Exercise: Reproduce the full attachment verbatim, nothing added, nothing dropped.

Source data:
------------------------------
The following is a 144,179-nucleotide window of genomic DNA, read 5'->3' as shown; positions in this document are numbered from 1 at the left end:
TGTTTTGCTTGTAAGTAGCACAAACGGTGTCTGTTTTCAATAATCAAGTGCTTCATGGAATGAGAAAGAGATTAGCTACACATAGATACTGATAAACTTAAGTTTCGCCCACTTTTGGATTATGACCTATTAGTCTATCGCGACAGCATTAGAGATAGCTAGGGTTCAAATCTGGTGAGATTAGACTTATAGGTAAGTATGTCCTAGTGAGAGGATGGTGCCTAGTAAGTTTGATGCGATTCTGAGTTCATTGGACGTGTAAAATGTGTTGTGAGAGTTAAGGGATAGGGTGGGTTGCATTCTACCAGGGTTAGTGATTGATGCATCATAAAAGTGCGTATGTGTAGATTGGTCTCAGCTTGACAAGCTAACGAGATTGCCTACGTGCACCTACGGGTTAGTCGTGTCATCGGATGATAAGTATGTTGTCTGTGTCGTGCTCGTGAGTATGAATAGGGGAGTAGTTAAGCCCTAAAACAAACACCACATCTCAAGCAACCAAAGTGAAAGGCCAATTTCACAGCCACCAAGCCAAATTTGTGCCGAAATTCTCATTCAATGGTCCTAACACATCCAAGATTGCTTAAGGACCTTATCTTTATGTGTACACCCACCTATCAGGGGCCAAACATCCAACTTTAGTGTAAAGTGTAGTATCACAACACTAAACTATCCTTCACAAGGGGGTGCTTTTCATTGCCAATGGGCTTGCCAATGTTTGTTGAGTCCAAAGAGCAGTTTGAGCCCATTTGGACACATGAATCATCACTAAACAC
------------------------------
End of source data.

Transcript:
The following is a 144,179-nucleotide window of genomic DNA, read 5'->3' as shown; positions in this document are numbered from 1 at the left end:
TGTTTTGCTTGTAAGTAGCACAAACGGTGTCTGTTTTCAATAATCAAGTGCTTCATGGAATGAGAAAGAGATTAGCTACACATAGATACTGATAAACTTAAGTTTCGCCCACTTTTGGATTATGACCTATTAGTCTATCGCGACAGCATTAGAGATAGCTAGGGTTCAAATCTGGTGAGATTAGACTTATAGGTAAGTATGTCCTAGTGAGAGGATGGTGCCTAGTAAGTTTGATGCGATTCTGAGTTCATTGGACGTGTAAAATGTGTTGTGAGAGTTAAGGGATAGGGTGGGTTGCATTCTACCAGGGTTAGTGATTGATGCATCATAAAAGTGCGTATGTGTAGATTGGTCTCAGCTTGACAAGCTAACGAGATTGCCTACGTGCACCTACGGGTTAGTCGTGTCATCGGATGATAAGTATGTTGTCTGTGTCGTGCTCGTGAGTATGAATAGGGGAGTAGTTAAGCCCTAAAACAAACACCACATCTCAAGCAACCAAAGTGAAAGGCCAATTTCACAGCCACCAAGCCAAATTTGTGCCGAAATTCTCATTCAATGGTCCTAACACATCCAAGATTGCTTAAGGACCTTATCTTTATGTGTACACCCACCTATCAGGGGCCAAACATCCAACTTTAGTGTAAAGTGTAGTATCACAACACTAAACTATCCTTCACAAGGGGGTGCTTTTCATTGCCAATGGGCTTGCCAATGTTTGTTGAGTCCAAAGAGCAGTTTGAGCCCATTTGGACACATGAATCATCACTAAACAC